As Command Module Pilot for Apollo 9, Scott’s responsibilities were heavy. The Lunar Module was to separate from the Command and Service Module during the mission; if it failed to return, Scott would have to run the entire spacecraft for reentry, normally a three-man job.
Dave Scott showed incredible presence of mind during the unexpected events of the Gemini 8 mission. Even in the middle of an emergency, out of contact with Mission Control, he had thought to reenable ground control of the Agena before the two vehicles separated. This allowed NASA to check the Agena from the ground and use it for a subsequent Gemini mission. Scott’s competence was recognized by NASA when, five days after the brief flight, he was assigned to an Apollo crew and was promoted to lieutenant colonel.
Even before crawling back into the command module, McDivitt said he was tired and ready for a three-day holiday. Another 140 hours would pass before touchdown in the Atlantic, but the crew had achieved more than 90 percent of the mission objectives.
Rusty Schweickart’s Practice Suit for Apollo 9. Pic taken at Wallops
On the fourth day of the flight of Apollo 9, Schweickart felt better than expected as he worked his way into the lander to get it ready for the EVA. By the time he had put on the backpack, McDivitt was ready to let him do more – to stand on the lunar lander porch at least.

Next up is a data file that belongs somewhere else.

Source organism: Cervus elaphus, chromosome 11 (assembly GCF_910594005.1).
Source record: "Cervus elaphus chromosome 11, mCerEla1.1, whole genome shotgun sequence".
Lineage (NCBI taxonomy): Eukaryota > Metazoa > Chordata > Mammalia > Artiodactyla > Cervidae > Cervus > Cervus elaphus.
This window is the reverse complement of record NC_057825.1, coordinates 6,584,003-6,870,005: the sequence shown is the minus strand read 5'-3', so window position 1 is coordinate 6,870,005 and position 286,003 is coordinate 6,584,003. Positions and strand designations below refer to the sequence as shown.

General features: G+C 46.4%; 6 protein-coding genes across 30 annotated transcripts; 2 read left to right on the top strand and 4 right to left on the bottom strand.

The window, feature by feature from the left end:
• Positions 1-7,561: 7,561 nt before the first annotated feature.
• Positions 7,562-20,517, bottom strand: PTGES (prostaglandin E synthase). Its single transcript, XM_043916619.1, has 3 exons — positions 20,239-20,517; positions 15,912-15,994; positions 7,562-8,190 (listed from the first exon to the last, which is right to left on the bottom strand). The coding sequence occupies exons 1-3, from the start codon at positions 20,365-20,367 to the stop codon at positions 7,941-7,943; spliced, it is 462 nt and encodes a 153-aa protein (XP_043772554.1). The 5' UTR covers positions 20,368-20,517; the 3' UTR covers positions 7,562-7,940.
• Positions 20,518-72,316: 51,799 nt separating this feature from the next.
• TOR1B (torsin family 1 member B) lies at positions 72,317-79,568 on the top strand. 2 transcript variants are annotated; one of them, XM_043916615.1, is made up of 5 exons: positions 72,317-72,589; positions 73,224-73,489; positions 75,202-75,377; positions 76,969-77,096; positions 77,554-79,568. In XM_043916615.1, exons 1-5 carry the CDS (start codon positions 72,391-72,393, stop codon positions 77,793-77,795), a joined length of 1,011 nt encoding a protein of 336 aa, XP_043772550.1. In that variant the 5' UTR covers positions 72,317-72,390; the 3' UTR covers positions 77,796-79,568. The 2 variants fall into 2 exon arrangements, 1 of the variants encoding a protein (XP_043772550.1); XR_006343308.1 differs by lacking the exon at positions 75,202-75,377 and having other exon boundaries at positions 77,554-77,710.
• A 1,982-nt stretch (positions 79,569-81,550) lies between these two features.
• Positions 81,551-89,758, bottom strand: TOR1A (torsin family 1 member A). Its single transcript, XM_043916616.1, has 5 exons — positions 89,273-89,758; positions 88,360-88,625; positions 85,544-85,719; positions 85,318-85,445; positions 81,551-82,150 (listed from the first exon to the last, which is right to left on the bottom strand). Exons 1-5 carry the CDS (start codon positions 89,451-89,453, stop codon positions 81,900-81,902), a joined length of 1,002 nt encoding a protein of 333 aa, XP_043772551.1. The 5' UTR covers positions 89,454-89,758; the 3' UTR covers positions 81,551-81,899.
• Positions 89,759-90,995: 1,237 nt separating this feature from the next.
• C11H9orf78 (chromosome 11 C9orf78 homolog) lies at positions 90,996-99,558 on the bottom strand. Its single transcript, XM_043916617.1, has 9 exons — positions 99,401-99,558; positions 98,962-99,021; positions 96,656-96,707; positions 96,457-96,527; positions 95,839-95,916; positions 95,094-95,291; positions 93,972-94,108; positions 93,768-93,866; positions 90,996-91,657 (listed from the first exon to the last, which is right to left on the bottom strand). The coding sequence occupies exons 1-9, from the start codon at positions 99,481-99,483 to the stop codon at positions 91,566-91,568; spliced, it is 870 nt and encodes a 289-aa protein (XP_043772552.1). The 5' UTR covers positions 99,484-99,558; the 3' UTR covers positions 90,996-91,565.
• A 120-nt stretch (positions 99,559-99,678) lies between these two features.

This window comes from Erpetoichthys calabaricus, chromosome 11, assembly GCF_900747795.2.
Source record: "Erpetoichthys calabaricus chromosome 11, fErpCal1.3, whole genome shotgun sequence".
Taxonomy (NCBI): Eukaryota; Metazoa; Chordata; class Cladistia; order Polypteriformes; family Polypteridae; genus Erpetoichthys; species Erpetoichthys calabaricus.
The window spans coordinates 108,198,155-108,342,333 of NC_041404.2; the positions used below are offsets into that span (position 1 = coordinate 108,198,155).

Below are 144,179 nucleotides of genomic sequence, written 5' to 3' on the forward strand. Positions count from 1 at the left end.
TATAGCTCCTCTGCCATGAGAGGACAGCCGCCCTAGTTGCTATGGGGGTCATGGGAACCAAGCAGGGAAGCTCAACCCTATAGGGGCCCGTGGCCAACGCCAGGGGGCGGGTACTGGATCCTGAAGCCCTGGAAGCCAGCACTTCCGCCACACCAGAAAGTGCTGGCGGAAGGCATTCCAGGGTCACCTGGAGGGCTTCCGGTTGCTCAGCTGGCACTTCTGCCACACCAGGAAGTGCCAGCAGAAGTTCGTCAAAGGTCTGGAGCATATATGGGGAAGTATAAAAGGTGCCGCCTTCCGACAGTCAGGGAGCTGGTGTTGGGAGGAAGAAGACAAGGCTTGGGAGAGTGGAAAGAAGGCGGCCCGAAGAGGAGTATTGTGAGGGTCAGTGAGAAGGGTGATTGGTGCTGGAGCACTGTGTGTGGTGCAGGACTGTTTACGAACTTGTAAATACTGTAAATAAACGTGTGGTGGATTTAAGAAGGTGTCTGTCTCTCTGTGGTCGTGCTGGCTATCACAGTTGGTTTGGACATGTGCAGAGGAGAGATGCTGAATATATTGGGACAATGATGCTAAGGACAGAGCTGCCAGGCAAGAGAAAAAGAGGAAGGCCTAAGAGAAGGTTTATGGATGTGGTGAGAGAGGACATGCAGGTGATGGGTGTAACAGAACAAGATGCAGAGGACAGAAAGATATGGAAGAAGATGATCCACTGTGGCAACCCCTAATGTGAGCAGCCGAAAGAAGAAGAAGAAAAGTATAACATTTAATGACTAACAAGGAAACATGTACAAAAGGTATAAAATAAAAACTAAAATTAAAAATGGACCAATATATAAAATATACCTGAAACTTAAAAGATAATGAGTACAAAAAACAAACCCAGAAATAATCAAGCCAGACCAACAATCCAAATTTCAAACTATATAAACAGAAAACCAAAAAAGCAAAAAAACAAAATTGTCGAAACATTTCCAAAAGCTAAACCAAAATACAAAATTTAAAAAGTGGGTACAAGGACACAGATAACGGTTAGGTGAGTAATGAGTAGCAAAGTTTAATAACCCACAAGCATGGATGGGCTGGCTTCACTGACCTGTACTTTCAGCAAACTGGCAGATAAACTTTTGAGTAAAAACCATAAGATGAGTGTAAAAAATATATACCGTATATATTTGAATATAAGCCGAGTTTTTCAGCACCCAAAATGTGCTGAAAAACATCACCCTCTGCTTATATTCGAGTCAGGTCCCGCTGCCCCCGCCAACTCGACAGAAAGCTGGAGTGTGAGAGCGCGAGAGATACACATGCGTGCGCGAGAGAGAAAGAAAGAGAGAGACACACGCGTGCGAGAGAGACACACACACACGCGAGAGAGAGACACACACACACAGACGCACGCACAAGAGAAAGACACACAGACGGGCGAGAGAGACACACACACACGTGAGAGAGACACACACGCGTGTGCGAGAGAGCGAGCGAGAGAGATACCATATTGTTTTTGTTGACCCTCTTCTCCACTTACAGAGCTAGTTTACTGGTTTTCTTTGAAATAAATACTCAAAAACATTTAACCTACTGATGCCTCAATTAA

Lunar Module to Command Module transfer procedure
Schweickart on the porch of the Lunar Module
Scott standing in the open hatch of the Command Module
As Dave Scott pulled in closer to the Lunar Module he noticed that the command module’s nose was out of line with the lander’s nose. Scott tried to use a service module thruster to turn left, but that jet was not operating. It turns out that someone had accidentally bumped a switch that turned off one set of Thrusters. The crew then flipped the correct switches, and the thruster started working, and at T+3 hours 2 minutes the command module probe nestled into the lunar Module drogue, where it was captured and held by the 12 latches. The first docking of the Lunar Module in space was achieved. As a side note, switch guards were installed on all future Apollo missions to prevent accidentally flipping a switch.
LM on S-VIB stage preparing to dock with the Command Module